What people are saying - Write a review
acid acre Agricultural allowed amount animals appearance applied become better breed called cane carried cattle cent colony colour condition considerable considered contains corn cost covered crop cultivation dairy disease district early effect eggs especially experience fact farm farmers feed feet fibre flowers fruit give given Government ground growing growth hand head horses important inches increase industry interest keep kinds known labour land leaves less manure matter means method milk months nature necessary obtained pigs plants plough possible potash potatoes practical present produce quantity Queensland question roots season seed sheep soil South success sugar supply taken thing timber trees usually varieties whole wood wool yield young
Page 26 - Yet nature is made better by no mean But nature makes that mean: so, over that art, Which you say adds to nature, is an art That nature makes. You see, sweet maid, we marry A gentler scion to the wildest stock, And make conceive a bark of baser kind By bud of nobler race: this is an art Which does mend nature, change it rather, but The art itself is nature.
Page 25 - I find in the domestic duck that the bones of the wing weigh less and the bones of the leg more, in proportion to the whole skeleton, than do the same bones in the wild duck; and this change may be safely attributed to the domestic duck flying much less, and walking more, than its wild parents.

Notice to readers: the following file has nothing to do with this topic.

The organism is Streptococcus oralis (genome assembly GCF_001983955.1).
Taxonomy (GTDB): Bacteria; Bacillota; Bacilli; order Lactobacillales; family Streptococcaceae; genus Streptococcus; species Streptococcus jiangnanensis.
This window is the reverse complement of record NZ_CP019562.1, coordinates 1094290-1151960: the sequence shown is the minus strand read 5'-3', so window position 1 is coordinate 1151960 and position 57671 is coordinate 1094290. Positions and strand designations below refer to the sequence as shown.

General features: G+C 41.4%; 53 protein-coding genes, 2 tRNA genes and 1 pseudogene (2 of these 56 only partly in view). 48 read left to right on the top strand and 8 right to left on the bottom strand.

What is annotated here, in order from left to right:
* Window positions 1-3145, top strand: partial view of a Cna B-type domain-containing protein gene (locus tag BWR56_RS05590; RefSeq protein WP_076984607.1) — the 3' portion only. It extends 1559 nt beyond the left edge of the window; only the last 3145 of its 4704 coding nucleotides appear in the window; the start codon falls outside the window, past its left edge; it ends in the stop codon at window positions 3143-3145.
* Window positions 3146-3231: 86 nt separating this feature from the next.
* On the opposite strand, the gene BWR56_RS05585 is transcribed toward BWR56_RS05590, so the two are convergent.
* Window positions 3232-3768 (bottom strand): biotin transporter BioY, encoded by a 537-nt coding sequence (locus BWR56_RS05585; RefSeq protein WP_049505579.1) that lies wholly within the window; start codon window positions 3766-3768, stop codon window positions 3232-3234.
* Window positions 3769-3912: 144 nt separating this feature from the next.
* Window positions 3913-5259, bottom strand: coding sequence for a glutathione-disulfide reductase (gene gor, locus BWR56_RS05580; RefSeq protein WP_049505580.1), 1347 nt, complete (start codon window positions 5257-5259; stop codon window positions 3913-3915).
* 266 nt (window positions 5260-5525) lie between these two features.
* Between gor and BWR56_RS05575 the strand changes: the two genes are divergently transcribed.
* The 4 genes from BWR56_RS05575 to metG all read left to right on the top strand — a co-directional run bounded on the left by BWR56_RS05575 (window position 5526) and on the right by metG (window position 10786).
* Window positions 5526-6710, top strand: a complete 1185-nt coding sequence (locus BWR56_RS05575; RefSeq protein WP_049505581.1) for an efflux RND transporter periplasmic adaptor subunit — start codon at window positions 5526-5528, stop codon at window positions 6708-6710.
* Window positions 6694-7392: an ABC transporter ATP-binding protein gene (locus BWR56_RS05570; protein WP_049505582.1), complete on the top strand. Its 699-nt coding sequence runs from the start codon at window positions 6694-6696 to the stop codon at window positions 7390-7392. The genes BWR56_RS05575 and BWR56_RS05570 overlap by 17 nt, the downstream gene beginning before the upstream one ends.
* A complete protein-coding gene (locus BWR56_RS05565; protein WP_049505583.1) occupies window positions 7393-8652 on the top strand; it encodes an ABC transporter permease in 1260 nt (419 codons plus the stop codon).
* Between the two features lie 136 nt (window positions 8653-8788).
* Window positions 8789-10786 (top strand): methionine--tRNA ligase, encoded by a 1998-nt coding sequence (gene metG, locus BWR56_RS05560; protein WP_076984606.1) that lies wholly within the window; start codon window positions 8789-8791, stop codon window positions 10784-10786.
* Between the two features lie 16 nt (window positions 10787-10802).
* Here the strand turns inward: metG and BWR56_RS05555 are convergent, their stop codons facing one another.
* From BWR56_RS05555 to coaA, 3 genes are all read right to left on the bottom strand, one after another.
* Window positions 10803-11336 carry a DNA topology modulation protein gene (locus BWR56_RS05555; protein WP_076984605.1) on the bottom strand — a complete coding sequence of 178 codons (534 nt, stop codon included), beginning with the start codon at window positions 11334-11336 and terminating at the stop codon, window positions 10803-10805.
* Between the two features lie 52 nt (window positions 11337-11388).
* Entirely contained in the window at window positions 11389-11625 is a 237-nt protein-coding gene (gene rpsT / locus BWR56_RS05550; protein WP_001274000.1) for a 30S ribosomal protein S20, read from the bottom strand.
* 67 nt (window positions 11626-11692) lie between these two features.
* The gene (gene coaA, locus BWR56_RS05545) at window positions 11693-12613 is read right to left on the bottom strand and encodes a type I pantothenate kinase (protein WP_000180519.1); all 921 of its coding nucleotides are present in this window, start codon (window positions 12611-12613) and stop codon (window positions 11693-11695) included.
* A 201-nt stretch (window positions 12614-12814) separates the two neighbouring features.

Page 321 - ASCERTAIN THE WEIGHT OF CATTLE. Measure the girt close behind the shoulder, and the length from the fore part of the shoulderblade along the back to the bone at the tail which is in a vertical line with the buttock, both in feet. Multiply the square of the girt, expressed in feet, by five times the length, and divide the product by 21 ; the quotient is the weight, nearly, of the four quarters, in imperial stones of 14 Ib.
Page 359 - ... corresponding with the serrations that we had observed in the other fibre that had been viewed as a transparent object. It was not at once that the eye could adapt itself to the brilliancy of the object; but by degrees these divisions developed themselves, and could be accurately traced.
Page 18 - To give one instance out of several which I have observed : — I crossed some white fantails, which breed very true, with some black barbs — and it so happens that blue varieties of barbs are so rare that I never heard of an instance in England ; and the mongrels were black, brown, and mottled.
Page 25 - The address of these dogs consists in restraining their ardour, and attaching themselves to no animal in particular, but keeping the whole herd in check. Now, among these dogs some are found, which, the very first time they are taken to the woods, are acquainted with this mode of attack ; whereas, a dog of another breed starts forward at once, is surrounded by the pecari, and, whatever may be his strength, is destroyed in a moment.
Page 145 - The seal of the company shall not be affixed to any instrument except by the authority of a resolution of the board of directors, and in the presence of at least two...
Page 17 - Agassiz believed in telegony. He was strongly of opinion • that the act of fecundation is not an act which is limited in its effect, but that it is an act which affects the whole system, the sexual system especially; and in the sexual system the ovary to be impregnated hereafter is so modified by the first act that later impregnations do not efface that first impression.